I believe that the women’s movement should act together with the LGBT movement. At least, show solidarity. The most important strategy is to stand together in the most inclusive coalition. This radical democratic coalition of forces should include all the pressing problems of equality, justice and freedom. The fight for gender equality should be a strong part of the democratic movement, a popular-left coalition of progressive forces.
As it is nowadays, what would you say are the limits found within the feminist and LGBT movements and how to resolve them?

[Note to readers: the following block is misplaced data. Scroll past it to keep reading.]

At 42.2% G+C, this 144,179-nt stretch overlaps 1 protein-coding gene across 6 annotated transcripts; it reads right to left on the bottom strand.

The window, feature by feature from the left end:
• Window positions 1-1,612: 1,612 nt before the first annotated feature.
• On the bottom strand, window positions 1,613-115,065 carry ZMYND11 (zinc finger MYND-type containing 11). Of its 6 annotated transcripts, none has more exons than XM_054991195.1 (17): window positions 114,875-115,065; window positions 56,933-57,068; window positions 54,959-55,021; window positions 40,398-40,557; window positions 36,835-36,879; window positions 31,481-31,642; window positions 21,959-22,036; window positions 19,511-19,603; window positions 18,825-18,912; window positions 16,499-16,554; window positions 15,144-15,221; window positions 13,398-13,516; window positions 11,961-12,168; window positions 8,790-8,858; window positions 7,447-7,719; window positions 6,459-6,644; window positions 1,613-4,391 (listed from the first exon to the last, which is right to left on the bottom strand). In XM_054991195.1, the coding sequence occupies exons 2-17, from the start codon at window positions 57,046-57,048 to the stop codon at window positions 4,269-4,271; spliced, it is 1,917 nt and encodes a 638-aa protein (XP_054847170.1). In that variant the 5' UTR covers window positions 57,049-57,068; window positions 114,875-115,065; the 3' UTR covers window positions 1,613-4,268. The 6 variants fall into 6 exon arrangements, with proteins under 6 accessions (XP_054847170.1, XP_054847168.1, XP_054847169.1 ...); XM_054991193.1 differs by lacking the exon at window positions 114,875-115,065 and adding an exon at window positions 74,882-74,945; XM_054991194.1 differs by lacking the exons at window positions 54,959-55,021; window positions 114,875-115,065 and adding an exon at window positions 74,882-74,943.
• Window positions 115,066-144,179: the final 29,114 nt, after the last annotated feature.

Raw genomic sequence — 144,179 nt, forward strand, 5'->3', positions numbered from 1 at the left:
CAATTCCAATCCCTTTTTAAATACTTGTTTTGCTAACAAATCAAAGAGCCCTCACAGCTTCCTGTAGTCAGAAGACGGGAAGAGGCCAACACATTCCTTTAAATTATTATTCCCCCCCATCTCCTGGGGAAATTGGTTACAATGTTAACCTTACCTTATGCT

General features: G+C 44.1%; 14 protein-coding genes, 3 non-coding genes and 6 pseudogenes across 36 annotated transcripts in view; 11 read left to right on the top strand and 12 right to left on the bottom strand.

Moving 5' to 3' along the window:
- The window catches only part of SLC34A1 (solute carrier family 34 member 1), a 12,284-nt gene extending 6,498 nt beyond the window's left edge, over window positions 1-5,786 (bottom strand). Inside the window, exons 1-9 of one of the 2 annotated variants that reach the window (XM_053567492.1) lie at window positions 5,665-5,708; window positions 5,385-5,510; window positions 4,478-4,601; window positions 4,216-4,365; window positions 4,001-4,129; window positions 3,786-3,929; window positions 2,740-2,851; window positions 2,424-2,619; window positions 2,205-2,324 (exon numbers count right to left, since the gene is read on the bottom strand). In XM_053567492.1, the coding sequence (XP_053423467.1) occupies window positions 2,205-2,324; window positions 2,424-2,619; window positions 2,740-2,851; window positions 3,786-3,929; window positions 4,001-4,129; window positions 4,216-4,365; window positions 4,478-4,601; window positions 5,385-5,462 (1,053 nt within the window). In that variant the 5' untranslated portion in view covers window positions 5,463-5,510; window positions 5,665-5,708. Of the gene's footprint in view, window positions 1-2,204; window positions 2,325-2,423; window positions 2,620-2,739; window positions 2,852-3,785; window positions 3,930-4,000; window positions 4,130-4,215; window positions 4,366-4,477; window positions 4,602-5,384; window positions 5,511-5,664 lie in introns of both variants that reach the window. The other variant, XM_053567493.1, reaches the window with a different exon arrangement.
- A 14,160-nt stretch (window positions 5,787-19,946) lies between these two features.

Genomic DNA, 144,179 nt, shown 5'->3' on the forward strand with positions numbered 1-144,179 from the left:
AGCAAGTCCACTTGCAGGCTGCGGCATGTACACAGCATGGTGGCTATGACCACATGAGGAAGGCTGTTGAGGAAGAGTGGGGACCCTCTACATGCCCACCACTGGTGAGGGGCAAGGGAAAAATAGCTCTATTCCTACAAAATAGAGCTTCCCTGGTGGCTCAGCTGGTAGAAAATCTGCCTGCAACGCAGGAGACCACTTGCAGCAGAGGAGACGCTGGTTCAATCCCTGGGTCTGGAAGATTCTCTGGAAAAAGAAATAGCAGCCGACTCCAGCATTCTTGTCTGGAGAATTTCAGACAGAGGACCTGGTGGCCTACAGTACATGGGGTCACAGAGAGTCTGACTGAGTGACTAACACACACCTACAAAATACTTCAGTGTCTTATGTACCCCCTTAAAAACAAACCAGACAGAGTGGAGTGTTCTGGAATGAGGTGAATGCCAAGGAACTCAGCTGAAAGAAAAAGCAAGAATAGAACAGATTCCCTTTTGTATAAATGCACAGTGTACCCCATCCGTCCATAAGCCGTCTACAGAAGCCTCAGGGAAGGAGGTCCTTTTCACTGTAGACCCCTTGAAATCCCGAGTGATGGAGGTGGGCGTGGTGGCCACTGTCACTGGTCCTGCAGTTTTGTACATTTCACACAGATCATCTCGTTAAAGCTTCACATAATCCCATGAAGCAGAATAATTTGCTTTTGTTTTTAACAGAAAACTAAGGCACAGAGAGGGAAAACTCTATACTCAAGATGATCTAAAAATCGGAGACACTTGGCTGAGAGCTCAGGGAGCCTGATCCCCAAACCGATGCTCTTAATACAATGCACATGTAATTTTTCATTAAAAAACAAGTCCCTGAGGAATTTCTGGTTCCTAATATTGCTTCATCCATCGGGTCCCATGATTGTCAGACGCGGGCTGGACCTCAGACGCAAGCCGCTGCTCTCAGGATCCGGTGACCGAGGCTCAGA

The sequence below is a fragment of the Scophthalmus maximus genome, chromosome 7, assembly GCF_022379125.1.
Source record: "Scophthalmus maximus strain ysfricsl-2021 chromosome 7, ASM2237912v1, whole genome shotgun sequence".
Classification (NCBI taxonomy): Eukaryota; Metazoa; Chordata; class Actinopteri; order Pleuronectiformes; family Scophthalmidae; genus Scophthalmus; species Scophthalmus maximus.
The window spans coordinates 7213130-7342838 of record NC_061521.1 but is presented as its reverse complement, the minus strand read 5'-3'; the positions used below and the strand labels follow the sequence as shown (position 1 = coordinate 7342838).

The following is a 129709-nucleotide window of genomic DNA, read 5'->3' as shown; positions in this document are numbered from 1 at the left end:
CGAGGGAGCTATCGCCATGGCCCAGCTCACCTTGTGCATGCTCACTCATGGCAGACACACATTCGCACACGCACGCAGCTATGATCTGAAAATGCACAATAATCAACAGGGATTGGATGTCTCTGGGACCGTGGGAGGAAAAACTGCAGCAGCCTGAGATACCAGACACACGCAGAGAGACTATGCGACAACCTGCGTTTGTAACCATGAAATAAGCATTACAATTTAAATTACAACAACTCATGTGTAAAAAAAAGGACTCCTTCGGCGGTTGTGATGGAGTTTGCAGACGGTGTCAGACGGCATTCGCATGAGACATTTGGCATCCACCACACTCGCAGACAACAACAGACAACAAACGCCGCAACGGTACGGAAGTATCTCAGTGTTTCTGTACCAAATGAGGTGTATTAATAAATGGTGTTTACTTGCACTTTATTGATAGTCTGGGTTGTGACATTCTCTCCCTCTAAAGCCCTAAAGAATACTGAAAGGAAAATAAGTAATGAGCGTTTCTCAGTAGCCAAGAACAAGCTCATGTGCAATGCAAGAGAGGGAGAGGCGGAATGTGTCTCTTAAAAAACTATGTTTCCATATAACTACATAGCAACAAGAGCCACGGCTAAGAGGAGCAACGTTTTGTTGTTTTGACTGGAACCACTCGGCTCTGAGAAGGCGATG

The limits and the deficiencies of identity politics, NGO politics, feminist bureaucracy, expert UN terminologies need to be recognised. The new politic should be more “political”, more grassroots but more coalitional at the macro level as well. We should be more open to dialogue with religious-conservative sections. The language of the movement should be less legalistic and identitarian but more care-solidarity-humanity focused. As for our adversaries, the main enemy should not be seen as “men” but as the male domination, destructive global powers of capitalism, and state violence. The links between gender discrimination and other oppressive structures should be underlined in our political struggles. We should stay away from censoring, labelling, deciphering, criminalising, ethically blaming language and more involved with talking to “others”, calling for change, leading the society intellectually and morally as a new hegemonic force.